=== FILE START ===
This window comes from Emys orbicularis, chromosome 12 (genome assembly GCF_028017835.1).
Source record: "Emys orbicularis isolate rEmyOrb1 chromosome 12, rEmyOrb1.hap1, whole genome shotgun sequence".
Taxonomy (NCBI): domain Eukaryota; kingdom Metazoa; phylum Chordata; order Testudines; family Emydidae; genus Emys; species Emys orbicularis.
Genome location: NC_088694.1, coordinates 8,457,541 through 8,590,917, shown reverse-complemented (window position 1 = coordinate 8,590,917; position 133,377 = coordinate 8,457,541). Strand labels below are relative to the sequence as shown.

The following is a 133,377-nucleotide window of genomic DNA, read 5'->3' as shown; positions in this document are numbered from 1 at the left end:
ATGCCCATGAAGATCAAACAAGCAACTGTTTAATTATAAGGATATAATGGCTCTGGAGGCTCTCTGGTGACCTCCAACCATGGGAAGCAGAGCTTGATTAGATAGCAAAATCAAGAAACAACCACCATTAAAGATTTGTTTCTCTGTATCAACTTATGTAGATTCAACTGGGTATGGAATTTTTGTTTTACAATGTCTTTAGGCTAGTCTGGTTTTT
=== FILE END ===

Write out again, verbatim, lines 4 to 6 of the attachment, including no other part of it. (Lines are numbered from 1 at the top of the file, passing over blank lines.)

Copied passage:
Genome location: NC_088694.1, coordinates 8,457,541 through 8,590,917, shown reverse-complemented (window position 1 = coordinate 8,590,917; position 133,377 = coordinate 8,457,541). Strand labels below are relative to the sequence as shown.

The following is a 133,377-nucleotide window of genomic DNA, read 5'->3' as shown; positions in this document are numbered from 1 at the left end:
ATGCCCATGAAGATCAAACAAGCAACTGTTTAATTATAAGGATATAATGGCTCTGGAGGCTCTCTGGTGACCTCCAACCATGGGAAGCAGAGCTTGATTAGATAGCAAAATCAAGAAACAACCACCATTAAAGATTTGTTTCTCTGTATCAACTTATGTAGATTCAACTGGGTATGGAATTTTTGTTTTACAATGTCTTTAGGCTAGTCTGGTTTTT